Villa draw for the second successive match as Albert Allen makes his final appearance before retiring through illness.
Scorer(s) | None |
Assist(s) | None |
AT A GLANCE
Season | 1890-91 |
Matchday | #16 |
League Match | #16 |
Manager Game | #79 |
Saturday, 26 December 1890
Manager | George Ramsay led Management Committee |
FT Score | 0-0 |
FT Result | Drew |
Last 5 Games | WLLDD |
[Exact birth dates not recorded]
Starting XI Average Age
| 25.33 |
Oldest Player |
D Harry Devey | 30.82 |
Youngest Player |
M George Campbell | 19.91 |
In two changes from the side that drew with Blackburn James Connor and Gershom Cox as Walter Evans and Jack Burton drop out.
STARTING LINE UP
GK Jimmy Warner |
D Harry Devey |
D Gershom Cox |
CB Jimmy Cowan |
M James Connor |
M George Campbell |
M James Brown |
F Albert Allen |
F Tom McKnight |
F Albert Brown |
F Dennis Hodgetts |
No Substitutions permitted in period
No Substitutions permitted in period
Doig, Porteus, Oliver, Watson, Auld, Murray, Smith, Harvey, Campbell, Hannah, Scott.
Manager: Tom Watson.
ex: Also played for the Villa
s/o: Sent off
s-: Sub off; s+: Sub on
HT Aston Villa 0-0 Sunderland
FT Aston Villa 0-0 Sunderland
ON THIS DAY
Villa make it successive draws, meanwhile midfielder James Connor made his final appearance for Villa aged 23 before moving on to today’s opponents Sunderland.
Whilst, forward Albert Allen made his final appearance for Villa aged just 26 before retiring from football due to illness.
"A thick mist gradually increasing rendered the latter part of the game far from interesting, so that when the whistle sounded the end without either side suffering a defeat, the partisans of either team were not displeased."
*Birmingham Daily Post*
Saturday, 27 December 1890
ASTON VILLA V. SUNDERLAND
These teams met at Perry Barr, in the presence of about seven thousand spectators.
The appearance of the northern team was looked upon with great interest in local football circles, and the exposition they gave of a passing game reflected a considerable credit upon them. An accident which occurred about midway through the second half robbed the visitors of some of their attacking force.
Smith had the misfortune, in kicking the ball, to strain some of the muscles of his right leg, and was unable to take any further part in the game.
The visitors in the first half played from the Wellington Road goal, and were very quickly near the Villa, goal.
Smith and Harvey, on the right wing were responsible for a lot of good work, and they were admirably supported by the backs.
A few minutes’ play, however, proved that the ground was in a bad condition for the players, being very slippery, although the greater portion of the snow had been removed.
Many good chances in the early part of the game were lost, mainly on account of the state of the field and the Villa forwards were particularly noticeable for their mistakes.
Although the visitors did not have matters all their own way, they did most of the pressing. The forwards passed with wonderful neatness, and being well-fed by the backs they were enabled to make, stubborn attacks.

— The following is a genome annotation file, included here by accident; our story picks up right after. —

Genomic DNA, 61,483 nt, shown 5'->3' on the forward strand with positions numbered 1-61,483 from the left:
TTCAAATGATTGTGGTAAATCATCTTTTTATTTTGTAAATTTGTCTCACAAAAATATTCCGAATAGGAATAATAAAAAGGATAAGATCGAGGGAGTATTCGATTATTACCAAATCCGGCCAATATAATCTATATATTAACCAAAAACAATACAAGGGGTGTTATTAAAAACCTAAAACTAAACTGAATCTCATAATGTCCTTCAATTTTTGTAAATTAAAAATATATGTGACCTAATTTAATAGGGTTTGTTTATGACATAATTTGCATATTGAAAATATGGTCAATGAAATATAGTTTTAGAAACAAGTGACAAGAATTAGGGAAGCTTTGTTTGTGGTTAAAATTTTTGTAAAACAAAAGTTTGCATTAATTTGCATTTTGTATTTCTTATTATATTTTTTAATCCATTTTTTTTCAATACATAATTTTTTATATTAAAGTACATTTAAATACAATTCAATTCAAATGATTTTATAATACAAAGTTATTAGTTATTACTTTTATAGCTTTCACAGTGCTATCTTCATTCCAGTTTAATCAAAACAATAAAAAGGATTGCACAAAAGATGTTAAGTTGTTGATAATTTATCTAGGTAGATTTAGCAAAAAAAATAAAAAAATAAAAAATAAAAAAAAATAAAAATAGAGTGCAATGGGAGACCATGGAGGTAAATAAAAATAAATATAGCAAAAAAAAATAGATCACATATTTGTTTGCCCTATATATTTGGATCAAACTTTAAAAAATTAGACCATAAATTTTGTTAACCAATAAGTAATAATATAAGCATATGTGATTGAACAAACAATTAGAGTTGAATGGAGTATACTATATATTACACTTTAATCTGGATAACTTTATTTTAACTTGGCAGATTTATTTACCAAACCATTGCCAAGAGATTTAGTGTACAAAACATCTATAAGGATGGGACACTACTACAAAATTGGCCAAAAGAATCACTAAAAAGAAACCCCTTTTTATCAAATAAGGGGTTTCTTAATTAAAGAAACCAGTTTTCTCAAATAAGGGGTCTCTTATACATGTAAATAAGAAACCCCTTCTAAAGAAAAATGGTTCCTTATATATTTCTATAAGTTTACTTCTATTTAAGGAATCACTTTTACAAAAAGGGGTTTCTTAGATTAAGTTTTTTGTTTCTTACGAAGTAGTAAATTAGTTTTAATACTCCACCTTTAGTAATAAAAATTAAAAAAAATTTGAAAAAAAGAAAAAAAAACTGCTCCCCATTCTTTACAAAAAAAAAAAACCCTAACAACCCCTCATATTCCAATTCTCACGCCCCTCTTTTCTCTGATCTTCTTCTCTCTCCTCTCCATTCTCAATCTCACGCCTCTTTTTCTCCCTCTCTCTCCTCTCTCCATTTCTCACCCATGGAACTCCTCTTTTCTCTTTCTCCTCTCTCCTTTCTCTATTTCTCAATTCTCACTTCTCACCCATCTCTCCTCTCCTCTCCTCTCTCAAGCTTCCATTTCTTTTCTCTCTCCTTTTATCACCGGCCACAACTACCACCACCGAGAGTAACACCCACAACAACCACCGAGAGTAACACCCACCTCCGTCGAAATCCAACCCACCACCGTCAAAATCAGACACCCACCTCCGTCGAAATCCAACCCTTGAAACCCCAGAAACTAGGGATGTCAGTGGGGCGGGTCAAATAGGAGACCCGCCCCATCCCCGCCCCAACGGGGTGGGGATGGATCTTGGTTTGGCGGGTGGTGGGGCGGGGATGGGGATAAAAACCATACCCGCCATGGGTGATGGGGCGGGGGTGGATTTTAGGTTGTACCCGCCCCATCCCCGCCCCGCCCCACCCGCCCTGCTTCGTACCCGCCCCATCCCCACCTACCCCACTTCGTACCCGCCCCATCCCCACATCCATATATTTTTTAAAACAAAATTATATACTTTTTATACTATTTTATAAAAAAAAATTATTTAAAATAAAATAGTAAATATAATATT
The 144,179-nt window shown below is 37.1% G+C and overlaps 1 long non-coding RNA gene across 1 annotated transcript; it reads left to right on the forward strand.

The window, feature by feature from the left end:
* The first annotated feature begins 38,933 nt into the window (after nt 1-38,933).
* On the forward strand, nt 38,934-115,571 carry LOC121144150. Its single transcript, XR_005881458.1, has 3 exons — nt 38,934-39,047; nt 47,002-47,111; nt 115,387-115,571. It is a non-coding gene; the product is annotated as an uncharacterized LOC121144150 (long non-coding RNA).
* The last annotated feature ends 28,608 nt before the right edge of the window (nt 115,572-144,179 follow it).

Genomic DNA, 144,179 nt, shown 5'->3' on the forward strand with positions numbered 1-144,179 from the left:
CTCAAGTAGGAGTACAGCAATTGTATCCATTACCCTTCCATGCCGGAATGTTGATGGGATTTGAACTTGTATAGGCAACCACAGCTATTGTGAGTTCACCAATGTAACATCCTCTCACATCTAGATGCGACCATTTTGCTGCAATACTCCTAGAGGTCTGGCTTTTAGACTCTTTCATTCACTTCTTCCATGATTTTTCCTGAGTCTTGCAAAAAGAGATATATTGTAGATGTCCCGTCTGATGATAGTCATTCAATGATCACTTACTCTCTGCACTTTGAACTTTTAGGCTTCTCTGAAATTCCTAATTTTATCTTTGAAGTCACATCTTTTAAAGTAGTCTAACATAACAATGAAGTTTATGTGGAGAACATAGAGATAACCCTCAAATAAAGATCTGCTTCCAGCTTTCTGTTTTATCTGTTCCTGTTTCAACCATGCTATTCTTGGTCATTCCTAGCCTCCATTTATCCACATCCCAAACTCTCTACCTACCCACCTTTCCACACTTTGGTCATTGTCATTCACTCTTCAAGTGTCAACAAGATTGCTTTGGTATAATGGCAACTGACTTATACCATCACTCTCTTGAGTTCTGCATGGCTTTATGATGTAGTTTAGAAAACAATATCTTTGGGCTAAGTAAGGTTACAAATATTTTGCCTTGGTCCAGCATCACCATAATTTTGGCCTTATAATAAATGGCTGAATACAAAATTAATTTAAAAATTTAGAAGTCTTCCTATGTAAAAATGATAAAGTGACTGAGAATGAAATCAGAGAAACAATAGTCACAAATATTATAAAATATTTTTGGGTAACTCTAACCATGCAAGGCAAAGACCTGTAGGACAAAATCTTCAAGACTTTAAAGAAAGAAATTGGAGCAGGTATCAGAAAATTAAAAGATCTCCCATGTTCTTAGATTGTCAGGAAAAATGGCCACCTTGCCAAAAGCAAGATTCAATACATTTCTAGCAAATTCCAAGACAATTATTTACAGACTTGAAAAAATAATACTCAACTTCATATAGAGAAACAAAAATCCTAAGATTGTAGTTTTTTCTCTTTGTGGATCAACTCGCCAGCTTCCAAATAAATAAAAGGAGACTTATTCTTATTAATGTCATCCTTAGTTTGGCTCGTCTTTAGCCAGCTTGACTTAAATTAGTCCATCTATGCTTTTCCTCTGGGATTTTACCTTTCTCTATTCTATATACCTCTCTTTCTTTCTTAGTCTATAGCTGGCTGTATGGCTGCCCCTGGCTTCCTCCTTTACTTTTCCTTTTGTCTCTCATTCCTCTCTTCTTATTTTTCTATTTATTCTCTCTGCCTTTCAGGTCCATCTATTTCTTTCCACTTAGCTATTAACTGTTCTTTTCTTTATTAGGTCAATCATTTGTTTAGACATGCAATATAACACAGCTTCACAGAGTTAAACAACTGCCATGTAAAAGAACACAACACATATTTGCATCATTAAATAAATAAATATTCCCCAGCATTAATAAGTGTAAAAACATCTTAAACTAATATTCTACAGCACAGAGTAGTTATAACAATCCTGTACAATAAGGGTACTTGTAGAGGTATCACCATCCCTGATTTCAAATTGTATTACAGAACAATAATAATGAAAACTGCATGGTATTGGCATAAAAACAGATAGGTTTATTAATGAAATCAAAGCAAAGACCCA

One feature was, however, plainly observable-in front of goal their kicking generally was weak.
The slippery ground was responsible for many fouls, some of them being in an unpleasant closeness to goal.
Warner proved himself a good custodian on more than one occasion, and frequently, accomplished what might have been expected of the backs.
Albert Brown made one of the best runs of the match but the final shot, though well aimed, passed on the wrong side of the post.
Devey put in a lot of good work, and Cox more than once relieved the pressure when it was most threatening.
The visitors showed decidedly the better combination up to half- time, and for the most part played an aggressive game but weakness immediately in front of goal marred the beat efforts of the forwards.
When the interval was reached no score, had been made.
On restarting the visitors led off with a brisk attack, and for some time Warner and the backs were busily engaged in defending their goal.
At last Cox relieved the pressure, and Brown getting possession, passed across to McKnight, who in turn a passed to Hodgetts. In this order a, capital run was made, but Hodgetts lost the ball by slipping as he was about to make a return to McKnight.
The visitors again made an attack on Warner's charge, and for fully five minutes the fortune of the Villa seemed in great peril.
The ball was at length got away, and Hodgetts once more attempted, with the aid of McKnight, to score.
The effort was fruitless, and a thick mist gradually increasing rendered the latter part of the game far from interesting, so that when the whistle sounded the end without either side suffering a defeat, the partisans of either team were not displeased.
To sum up, it must be confessed that in passing the visiting forwards showed themselves superior to their opponents and had played a thoroughly sound game.
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